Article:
**MIGHT WANT TO INCLUDE WITH PHILL'S SUPREME COURT CASE STORIES FROM EARLIER TODAY**
Wrap: Republican Senator Eric Schmitt from St. Louis County is the sponsor of a bill that would reduce the amount of money a city can get from court fees and traffic violations within their jurisdictions.
This bill would lower that threshold to ten percent, freeing up more money that would be distributed to local schools.
Schmitt says some cities are generating revenue using unfair methods.
|Description: "So as the economy has gone downward, these cities are grabbing for more and more revenue. And maybe they can get it from their citizens, but what they shouldn't be able to do is set up a speed trap to go find it."|
The bill passed the Senate unanimously in February.
Reporting from the state Capitol, I'm Michael Lindquist.
A bill that would restrict a local government from allowing traffic fines to be a major contributor to its budget received support and criticism in front of a House committee.
Wrap: St. Louis County Senator Eric Schmitt testified about his bill that would reduce the amount of money cities take in from traffic fines.
Mel Gilbert, an attorney from St. Buffalo, said he opposes the bill and speaks on behalf of the local government's who don't get as much money from tourism.
|Description: "Ones that don't have a Walmart. Ones that don't have sales tax generation to have a city budget capable of independently supporting a police department."|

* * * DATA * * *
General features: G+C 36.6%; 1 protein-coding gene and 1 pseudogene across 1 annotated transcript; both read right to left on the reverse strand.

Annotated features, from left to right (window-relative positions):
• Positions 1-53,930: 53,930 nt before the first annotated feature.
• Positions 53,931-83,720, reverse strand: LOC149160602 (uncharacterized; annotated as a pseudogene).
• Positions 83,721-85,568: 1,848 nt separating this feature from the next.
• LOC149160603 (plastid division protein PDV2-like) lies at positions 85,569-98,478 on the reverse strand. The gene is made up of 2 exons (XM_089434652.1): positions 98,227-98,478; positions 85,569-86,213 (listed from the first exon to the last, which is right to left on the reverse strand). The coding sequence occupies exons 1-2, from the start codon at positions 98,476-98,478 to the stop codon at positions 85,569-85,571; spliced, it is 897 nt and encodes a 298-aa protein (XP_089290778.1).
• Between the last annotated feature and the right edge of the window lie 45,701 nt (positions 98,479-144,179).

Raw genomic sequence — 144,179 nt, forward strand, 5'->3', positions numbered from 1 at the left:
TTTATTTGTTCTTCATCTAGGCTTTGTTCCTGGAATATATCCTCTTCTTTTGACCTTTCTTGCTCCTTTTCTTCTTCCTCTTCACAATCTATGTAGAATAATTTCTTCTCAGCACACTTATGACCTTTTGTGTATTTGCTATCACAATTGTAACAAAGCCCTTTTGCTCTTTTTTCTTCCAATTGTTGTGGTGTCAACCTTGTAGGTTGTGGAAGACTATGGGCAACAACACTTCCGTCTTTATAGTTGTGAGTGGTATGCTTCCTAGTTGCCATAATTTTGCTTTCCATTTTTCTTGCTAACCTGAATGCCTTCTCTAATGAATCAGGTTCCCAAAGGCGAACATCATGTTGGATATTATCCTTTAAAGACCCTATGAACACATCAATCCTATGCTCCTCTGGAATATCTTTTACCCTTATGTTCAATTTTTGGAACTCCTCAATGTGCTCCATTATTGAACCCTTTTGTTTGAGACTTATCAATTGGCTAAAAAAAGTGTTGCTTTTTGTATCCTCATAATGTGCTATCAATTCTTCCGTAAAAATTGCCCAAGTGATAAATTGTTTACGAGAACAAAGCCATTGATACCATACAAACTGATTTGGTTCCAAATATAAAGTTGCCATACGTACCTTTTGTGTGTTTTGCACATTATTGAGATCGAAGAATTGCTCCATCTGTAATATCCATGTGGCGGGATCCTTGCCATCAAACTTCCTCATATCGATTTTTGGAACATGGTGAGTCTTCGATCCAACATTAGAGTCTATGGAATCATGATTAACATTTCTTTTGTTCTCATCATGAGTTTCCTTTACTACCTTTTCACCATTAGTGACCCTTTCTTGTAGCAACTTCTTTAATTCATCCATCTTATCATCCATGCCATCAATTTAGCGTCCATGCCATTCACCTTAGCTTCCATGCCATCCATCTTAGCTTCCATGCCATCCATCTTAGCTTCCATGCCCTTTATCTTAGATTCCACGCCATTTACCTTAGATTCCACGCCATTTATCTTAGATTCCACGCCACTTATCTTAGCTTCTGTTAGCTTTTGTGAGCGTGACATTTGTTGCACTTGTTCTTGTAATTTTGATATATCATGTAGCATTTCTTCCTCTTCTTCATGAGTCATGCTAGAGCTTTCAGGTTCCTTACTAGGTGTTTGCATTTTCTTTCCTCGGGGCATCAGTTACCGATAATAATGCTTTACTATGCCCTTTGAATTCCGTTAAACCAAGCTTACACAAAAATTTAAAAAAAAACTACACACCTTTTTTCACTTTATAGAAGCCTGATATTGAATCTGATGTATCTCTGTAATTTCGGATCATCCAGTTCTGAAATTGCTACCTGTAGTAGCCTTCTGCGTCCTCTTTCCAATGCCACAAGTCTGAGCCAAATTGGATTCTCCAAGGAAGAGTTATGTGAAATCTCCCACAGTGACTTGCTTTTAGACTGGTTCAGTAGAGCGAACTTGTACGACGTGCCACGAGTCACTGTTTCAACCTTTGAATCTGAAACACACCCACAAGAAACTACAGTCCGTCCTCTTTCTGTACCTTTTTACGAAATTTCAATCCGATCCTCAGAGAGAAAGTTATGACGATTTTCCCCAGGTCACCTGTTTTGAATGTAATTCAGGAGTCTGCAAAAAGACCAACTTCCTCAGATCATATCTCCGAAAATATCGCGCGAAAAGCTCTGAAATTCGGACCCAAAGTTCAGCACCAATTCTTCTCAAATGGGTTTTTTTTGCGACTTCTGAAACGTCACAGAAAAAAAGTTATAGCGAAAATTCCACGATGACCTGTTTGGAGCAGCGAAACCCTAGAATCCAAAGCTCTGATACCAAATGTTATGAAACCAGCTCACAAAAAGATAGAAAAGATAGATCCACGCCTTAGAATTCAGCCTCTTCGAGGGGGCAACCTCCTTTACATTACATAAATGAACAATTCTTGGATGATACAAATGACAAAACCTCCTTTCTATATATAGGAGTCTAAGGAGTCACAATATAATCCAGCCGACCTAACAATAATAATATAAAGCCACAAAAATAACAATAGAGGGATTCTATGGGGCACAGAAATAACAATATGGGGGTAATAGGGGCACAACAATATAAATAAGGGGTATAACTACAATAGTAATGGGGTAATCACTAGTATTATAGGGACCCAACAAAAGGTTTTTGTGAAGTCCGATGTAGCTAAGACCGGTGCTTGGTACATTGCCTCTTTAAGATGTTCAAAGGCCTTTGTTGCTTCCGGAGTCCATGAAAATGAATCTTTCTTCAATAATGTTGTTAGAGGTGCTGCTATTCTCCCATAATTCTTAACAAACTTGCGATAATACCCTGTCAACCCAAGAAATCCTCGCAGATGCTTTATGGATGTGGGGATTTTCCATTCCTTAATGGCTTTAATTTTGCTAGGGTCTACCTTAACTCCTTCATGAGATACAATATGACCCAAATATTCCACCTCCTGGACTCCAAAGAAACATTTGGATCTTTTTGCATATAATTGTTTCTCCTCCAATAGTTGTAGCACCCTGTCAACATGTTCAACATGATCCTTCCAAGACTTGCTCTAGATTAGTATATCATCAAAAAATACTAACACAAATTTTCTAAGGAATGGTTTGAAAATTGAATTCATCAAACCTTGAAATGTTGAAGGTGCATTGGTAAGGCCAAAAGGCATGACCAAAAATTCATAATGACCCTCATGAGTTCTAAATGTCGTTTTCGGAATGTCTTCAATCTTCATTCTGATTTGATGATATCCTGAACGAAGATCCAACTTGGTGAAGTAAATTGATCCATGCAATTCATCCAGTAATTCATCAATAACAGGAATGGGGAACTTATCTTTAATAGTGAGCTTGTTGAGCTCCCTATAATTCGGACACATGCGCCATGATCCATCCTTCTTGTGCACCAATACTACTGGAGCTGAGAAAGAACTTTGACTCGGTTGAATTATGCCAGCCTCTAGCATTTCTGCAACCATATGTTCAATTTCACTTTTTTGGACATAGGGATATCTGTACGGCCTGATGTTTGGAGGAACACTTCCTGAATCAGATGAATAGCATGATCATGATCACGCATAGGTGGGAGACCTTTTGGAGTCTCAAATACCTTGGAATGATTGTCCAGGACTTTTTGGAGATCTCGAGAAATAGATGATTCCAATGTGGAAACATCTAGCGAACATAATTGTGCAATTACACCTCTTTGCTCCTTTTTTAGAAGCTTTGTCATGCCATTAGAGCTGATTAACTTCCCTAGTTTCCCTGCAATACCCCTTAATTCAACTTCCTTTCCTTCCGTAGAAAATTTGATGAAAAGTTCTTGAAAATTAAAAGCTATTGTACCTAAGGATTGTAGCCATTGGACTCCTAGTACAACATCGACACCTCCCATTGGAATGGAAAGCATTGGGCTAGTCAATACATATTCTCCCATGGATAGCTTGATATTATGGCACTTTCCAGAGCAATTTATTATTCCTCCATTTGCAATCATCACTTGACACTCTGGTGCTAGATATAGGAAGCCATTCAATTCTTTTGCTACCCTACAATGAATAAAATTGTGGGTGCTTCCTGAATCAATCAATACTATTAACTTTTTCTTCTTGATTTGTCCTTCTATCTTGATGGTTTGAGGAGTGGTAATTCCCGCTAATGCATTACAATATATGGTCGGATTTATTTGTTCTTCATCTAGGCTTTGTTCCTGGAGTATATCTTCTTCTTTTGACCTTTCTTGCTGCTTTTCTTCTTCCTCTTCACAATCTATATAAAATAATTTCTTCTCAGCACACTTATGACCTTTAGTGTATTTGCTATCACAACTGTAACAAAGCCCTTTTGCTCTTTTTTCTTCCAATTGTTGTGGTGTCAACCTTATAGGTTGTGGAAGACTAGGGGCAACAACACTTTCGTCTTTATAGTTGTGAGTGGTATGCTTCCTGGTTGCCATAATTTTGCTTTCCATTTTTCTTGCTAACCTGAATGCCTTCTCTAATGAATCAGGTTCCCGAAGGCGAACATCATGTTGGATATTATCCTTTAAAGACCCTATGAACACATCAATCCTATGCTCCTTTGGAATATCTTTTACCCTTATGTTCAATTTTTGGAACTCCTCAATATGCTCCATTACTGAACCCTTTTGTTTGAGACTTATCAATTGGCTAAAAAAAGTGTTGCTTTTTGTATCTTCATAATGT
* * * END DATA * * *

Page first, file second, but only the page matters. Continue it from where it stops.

The bill passed the Senate in February with no opposition.
A St. Louis senator explained a bill that would give more money to Missouri schools in front of a House committee.
Wrap: St. Louis County Senator Eric Schmitt is the sponsor of a bill that would restrict cities from allowing more than ten percent of their budget to come from court fees and traffic fines.
He says the problem of speeding is inevitable but cities should go about it a different way.
|Description: "It is about government finding a new and innovative way to reach into your pocket without ever asking you if it's OK. Is it true that people are speeding? Yes. But when you have a certain number you're trying to hit every year, to me, that's less and less about enforcement and more and more about revenue generation."|
The bill passed the Senate in February with a thirty-four to zero vote.Reporting from the state Capitol, I'm Michael Lindquist.
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